Austen Said:

Patterns of Diction in Jane Austen's Major Novels


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"Oh yes!—there is a great difference. But Mr. Weston is almost an old man. Mr. Weston must be between forty and fifty."
"Miss Woodhouse, as you will not give me your opinion, I must do as well as I can by myself; and I have now quite determined, and really almost made up my mind—to refuse Mr. Martin. Do you think I am right?"
"It is as long again as almost all we have had before."
which I thought almost too kind! Dear, Miss Woodhouse, I was absolutely miserable! By that time, it was beginning to hold up, and I was determined that nothing should stop me from getting away—and then— only think!—I found he was coming up towards me too— slowly you know, and as if he did not quite know what to do; and so he came and spoke, and I answered—and I stood for a minute, feeling dreadfully, you know, one can't tell how; and then I took courage, and said it did not rain, and I must go; and so off I set; and I had not got three yards from the door, when he came after me, only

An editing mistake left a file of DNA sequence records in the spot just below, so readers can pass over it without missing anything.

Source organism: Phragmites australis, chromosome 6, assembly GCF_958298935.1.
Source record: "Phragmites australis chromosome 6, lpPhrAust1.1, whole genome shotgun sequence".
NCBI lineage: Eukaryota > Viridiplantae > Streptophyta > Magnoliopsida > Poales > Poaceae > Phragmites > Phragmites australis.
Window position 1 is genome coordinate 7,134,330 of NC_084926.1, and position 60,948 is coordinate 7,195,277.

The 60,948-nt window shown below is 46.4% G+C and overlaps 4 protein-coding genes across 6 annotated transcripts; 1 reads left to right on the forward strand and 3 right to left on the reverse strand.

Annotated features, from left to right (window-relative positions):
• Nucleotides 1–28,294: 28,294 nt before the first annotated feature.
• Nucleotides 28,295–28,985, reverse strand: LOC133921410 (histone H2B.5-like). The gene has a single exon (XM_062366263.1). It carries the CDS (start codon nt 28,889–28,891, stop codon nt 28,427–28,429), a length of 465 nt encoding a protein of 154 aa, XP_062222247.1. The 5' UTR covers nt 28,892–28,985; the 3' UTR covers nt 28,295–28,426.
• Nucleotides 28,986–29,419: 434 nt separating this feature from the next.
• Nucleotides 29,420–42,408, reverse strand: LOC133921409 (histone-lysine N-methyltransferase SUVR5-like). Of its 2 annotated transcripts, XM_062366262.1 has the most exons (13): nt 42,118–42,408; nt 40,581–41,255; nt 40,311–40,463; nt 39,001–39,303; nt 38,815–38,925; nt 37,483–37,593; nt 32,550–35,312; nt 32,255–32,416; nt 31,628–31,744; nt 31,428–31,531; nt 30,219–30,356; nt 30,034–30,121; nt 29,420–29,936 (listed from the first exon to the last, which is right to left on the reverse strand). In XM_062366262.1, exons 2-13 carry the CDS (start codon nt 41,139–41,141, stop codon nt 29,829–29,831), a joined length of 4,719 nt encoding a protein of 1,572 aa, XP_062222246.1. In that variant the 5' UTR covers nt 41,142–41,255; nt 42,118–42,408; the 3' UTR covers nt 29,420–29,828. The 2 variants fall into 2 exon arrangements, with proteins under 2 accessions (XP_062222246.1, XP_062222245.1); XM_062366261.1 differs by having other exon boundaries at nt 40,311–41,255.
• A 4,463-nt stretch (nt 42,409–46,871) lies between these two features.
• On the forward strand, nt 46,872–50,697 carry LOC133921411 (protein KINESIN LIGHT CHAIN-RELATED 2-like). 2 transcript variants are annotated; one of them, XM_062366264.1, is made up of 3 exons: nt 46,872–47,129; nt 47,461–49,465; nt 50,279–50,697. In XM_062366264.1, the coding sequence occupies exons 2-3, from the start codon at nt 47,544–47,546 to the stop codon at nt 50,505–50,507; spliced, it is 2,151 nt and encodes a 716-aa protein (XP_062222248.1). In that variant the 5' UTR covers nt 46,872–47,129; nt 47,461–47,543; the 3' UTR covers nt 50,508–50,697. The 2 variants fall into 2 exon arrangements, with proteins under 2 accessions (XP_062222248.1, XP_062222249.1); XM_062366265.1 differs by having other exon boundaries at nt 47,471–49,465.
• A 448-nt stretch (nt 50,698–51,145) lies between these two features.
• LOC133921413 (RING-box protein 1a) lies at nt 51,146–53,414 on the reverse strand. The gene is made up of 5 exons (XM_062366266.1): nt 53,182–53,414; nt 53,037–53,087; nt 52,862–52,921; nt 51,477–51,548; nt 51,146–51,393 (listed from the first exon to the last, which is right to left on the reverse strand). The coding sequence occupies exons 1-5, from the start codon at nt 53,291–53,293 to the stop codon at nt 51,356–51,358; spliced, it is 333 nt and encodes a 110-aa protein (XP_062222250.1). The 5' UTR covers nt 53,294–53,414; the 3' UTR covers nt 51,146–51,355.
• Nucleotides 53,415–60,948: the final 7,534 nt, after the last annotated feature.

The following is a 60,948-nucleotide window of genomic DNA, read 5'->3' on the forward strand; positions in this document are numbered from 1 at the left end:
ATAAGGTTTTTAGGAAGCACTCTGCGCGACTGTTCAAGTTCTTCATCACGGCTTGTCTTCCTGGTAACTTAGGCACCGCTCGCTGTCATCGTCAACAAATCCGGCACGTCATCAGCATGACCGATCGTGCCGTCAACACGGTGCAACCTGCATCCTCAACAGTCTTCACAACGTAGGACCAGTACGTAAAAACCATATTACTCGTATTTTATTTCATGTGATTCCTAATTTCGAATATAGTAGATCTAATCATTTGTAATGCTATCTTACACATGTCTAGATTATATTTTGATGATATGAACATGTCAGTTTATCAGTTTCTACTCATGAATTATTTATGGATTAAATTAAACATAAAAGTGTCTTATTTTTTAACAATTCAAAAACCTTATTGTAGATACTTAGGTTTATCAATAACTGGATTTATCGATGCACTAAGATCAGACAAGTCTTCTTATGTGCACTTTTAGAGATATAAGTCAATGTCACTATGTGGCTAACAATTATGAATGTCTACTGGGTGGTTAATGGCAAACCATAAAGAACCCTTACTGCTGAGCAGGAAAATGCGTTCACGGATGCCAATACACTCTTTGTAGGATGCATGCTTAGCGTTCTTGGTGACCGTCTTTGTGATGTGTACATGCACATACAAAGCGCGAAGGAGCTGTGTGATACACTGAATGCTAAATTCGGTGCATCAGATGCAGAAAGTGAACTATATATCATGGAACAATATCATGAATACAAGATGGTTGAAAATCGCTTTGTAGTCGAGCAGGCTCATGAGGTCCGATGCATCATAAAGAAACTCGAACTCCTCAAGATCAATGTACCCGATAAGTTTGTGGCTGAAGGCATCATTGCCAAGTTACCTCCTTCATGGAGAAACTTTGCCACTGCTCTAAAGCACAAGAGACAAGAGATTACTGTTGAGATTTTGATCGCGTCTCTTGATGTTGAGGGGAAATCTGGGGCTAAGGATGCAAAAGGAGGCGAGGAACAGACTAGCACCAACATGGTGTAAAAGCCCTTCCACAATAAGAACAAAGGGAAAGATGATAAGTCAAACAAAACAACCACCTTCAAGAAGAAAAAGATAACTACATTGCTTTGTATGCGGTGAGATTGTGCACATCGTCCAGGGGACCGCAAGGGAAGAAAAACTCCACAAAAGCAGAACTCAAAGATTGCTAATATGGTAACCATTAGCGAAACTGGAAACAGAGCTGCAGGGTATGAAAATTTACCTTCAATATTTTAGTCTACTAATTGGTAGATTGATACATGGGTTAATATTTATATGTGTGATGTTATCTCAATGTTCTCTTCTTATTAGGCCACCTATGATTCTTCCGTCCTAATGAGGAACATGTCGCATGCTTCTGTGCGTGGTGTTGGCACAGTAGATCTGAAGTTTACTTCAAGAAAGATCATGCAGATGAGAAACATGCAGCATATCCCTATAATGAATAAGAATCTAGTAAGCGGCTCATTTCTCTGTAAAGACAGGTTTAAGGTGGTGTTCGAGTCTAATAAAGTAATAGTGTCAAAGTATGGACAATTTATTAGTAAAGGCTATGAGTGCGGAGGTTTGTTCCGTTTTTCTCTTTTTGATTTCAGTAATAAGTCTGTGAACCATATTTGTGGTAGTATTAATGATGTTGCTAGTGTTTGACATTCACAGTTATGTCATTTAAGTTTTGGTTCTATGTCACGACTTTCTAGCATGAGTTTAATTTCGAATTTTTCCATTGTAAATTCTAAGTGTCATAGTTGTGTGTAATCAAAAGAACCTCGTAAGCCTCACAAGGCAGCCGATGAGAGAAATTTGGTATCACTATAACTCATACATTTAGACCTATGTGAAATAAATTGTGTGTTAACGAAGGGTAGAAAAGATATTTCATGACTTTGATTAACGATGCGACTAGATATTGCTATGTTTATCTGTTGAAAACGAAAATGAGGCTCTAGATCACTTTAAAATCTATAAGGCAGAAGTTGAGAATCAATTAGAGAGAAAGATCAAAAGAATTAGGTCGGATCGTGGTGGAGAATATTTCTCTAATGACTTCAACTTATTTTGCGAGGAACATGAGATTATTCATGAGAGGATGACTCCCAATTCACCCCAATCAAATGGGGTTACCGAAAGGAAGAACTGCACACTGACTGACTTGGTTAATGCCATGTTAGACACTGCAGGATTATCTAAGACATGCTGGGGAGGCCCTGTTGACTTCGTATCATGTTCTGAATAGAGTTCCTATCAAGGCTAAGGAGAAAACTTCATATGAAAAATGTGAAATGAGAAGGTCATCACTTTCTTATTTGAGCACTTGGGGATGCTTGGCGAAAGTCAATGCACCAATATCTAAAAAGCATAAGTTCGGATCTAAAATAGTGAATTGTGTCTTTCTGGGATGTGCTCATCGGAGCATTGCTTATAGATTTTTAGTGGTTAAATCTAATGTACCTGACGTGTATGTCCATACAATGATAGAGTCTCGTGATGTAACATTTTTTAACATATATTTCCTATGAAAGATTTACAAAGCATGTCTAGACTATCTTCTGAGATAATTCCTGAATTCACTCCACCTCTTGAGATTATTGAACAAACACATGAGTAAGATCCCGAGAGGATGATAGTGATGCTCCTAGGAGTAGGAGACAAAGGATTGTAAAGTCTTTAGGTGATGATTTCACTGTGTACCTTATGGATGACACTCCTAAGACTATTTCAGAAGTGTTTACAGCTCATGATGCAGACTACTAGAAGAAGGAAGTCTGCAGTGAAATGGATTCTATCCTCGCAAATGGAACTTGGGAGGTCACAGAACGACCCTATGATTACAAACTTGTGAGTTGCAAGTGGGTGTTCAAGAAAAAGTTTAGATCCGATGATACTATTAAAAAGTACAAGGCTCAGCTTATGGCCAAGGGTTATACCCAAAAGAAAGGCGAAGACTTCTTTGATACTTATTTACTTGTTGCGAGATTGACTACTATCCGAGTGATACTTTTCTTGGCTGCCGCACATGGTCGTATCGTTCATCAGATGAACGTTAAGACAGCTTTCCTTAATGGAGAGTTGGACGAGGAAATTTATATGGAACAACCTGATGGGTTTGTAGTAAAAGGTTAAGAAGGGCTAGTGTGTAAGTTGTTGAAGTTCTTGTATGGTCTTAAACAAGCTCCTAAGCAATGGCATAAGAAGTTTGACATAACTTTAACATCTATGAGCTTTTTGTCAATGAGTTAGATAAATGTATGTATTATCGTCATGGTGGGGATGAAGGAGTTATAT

"that you could have misunderstood me! I know we agreed never to name him—but considering how infinitely superior he is to every body else, I should not have thought it possible that I could be supposed to mean any other person. Mr. Frank Churchill, indeed! I do not know who would ever look at him in the company of the other. I hope I have a better taste than to think of Mr. Frank Churchill, who is like nobody by his side. And that you should have been so mistaken, is amazing!—I am sure, but for believing that you entirely approved and meant to encourage me in my attachment, I should have considered it at first too great a presumption almost, to dare to think of him. At first,